Purpose of Review: Oncological treatments are known to induce cardiac toxicity, but the impact of new-onset cancer in patients with pre-existing HF remains unknown. This review focuses on the epidemiology, pathophysiological mechanisms, and clinical implications of HF patients who develop malignancies. Recent Findings: Novel findings suggest that HF and cancer, beside common risk factors, are deeply linked by shared pathophysiological mechanisms. In particular, HF itself may enhance carcinogenesis by producing pro-inflammatory cytokines, and it has been suggested that neurohormonal activation, commonly associated with the failing heart, might play a pivotal role in promoting neoplastic transformation. Summary: The risk of malignancies seems to be higher in HF patients compared to the general population, probably due to shared risk factors and common pathophysiological pathways. Additionally, management of these patients represents a challenge for clinicians, considering that the co-existence of these diseases significantly worsens patients’ prognosis and negatively affects therapeutic options for both diseases.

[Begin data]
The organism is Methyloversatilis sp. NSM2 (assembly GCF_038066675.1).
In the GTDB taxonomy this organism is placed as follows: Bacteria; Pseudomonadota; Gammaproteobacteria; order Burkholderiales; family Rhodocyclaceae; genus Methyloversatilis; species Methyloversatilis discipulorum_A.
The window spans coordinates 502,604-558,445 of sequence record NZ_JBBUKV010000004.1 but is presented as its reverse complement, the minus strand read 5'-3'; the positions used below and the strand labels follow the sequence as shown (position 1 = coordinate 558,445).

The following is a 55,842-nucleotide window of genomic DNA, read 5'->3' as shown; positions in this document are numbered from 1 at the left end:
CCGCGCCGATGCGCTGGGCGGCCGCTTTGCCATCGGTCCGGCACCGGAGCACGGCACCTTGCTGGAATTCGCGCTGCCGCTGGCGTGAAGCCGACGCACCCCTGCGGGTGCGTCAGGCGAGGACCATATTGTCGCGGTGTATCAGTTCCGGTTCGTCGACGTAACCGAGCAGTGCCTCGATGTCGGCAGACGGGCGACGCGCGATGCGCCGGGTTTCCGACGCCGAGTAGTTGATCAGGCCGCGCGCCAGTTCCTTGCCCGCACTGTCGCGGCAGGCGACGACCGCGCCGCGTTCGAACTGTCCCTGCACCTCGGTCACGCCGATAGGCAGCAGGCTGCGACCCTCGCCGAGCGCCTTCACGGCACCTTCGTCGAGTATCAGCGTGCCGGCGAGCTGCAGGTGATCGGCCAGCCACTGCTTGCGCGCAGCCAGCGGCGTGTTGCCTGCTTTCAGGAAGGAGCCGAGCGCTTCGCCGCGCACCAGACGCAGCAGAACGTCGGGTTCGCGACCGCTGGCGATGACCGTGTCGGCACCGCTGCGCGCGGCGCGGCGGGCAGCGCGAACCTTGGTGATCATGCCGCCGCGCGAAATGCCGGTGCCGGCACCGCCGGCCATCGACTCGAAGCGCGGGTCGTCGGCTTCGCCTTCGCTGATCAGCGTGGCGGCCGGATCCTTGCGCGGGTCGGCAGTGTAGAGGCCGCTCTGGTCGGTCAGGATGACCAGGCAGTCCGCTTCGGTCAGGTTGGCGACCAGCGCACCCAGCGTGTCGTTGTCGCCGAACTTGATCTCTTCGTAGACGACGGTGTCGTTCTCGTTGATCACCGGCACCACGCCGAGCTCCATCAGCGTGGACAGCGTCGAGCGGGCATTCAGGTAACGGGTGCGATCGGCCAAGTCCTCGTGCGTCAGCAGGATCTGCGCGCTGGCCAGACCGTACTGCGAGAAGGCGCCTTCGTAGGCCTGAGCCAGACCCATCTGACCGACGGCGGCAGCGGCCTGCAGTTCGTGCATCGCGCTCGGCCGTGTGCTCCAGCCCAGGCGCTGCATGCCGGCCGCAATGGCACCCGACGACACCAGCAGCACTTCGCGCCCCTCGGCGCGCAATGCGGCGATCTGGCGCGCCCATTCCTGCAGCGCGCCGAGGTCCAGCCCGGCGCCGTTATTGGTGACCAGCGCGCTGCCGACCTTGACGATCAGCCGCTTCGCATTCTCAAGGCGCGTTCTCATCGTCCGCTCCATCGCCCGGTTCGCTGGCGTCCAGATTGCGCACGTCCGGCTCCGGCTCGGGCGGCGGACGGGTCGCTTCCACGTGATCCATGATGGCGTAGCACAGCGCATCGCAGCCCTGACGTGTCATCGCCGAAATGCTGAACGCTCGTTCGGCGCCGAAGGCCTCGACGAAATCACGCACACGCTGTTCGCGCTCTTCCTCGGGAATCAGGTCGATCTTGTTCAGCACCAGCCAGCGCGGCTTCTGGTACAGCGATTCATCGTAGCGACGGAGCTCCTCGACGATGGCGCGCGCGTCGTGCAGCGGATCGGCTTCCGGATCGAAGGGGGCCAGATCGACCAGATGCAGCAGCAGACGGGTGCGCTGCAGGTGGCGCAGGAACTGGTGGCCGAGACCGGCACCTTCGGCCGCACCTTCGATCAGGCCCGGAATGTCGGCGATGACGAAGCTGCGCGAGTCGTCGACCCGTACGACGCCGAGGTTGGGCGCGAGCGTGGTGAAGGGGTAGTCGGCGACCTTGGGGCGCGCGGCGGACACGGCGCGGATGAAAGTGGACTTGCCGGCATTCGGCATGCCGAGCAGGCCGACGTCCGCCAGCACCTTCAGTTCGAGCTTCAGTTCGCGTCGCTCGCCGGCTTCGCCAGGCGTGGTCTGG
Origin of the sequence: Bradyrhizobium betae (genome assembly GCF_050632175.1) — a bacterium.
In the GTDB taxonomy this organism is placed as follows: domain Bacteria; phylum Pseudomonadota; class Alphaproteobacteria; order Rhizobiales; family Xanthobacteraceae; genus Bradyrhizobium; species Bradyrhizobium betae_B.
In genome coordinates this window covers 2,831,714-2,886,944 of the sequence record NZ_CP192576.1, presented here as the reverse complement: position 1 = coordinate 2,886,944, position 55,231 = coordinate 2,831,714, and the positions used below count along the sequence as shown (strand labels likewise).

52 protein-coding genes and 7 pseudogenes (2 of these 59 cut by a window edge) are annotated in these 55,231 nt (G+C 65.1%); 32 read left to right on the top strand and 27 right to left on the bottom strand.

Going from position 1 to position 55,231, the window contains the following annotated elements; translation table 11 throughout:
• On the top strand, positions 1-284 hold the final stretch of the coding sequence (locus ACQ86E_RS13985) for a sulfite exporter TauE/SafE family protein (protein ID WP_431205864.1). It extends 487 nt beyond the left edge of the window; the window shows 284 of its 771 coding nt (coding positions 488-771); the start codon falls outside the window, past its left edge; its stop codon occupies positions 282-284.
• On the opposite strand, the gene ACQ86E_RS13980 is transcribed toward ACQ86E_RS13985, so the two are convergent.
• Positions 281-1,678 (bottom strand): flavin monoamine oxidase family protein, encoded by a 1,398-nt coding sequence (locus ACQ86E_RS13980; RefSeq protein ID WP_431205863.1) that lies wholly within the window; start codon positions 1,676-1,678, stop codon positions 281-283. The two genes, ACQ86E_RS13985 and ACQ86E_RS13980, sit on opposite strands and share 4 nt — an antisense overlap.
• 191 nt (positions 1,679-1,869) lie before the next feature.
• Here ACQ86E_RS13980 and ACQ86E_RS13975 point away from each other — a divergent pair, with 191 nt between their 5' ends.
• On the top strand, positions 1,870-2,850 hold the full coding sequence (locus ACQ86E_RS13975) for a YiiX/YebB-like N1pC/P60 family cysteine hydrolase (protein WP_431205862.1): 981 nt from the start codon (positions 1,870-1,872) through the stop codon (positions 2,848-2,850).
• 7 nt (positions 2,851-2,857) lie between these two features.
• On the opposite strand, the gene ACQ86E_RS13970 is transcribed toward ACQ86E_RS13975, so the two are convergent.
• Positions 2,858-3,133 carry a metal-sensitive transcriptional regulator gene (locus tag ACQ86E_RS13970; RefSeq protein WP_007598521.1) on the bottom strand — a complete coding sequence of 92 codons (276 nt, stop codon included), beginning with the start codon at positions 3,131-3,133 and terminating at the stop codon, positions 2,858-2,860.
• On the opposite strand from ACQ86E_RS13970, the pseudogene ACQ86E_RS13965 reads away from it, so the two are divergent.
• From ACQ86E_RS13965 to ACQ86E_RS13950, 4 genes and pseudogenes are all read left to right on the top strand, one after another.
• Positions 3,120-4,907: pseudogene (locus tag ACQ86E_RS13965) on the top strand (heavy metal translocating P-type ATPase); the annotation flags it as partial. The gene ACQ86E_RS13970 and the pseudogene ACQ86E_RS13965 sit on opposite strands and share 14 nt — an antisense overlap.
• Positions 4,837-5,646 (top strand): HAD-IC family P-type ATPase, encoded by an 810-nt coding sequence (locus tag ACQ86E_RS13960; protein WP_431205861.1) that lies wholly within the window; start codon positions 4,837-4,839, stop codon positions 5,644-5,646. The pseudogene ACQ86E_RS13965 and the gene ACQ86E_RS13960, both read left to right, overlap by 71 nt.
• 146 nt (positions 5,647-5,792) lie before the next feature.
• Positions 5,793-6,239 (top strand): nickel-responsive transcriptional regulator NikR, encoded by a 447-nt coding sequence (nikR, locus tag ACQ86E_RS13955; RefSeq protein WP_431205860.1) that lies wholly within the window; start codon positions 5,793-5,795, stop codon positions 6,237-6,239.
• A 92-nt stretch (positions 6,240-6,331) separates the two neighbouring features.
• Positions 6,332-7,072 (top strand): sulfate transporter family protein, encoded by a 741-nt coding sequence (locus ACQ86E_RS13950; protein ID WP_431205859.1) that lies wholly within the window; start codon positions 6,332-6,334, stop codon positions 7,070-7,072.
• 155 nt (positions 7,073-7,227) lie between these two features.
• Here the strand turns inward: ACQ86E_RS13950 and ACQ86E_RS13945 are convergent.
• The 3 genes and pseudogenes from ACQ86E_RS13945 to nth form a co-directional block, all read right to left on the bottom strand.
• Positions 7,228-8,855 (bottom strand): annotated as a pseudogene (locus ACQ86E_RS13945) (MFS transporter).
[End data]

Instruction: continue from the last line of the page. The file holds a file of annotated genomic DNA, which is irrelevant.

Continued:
New-Onset Cancer in the HF Population: Epidemiology, Pathophysiology, and Clinical Management

Cuomo A.
;
Paudice F.;D'Angelo G.;Perrotta G.;Carannante A.;Attanasio U.;Iengo M.;Fiore F.;Tocchetti C. G.;Mercurio V.;Pirozzi F.
2021

Abstract

Purpose of Review: Oncological treatments are known to induce cardiac toxicity, but the impact of new-onset cancer in patients with pre-existing HF remains unknown. This review focuses on the epidemiology, pathophysiological mechanisms, and clinical implications of HF patients who develop malignancies. Recent Findings: Novel findings suggest that HF and cancer, beside common risk factors, are deeply linked by shared pathophysiological mechanisms. In particular, HF itself may enhance carcinogenesis by producing pro-inflammatory cytokines, and it has been suggested that neurohormonal activation, commonly associated with the failing heart, might play a pivotal role in promoting neoplastic transformation. Summary: The risk of malignancies seems to be higher in HF patients compared to the general population, probably due to shared risk factors and common pathophysiological pathways. Additionally, management of these patients represents a challenge for clinicians, considering that the co-existence of these diseases significantly worsens patients’ prognosis and negatively affects therapeutic options for both diseases.
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Utilizza questo identificativo per citare o creare un link a questo documento: https://hdl.handle.net/11588/859200
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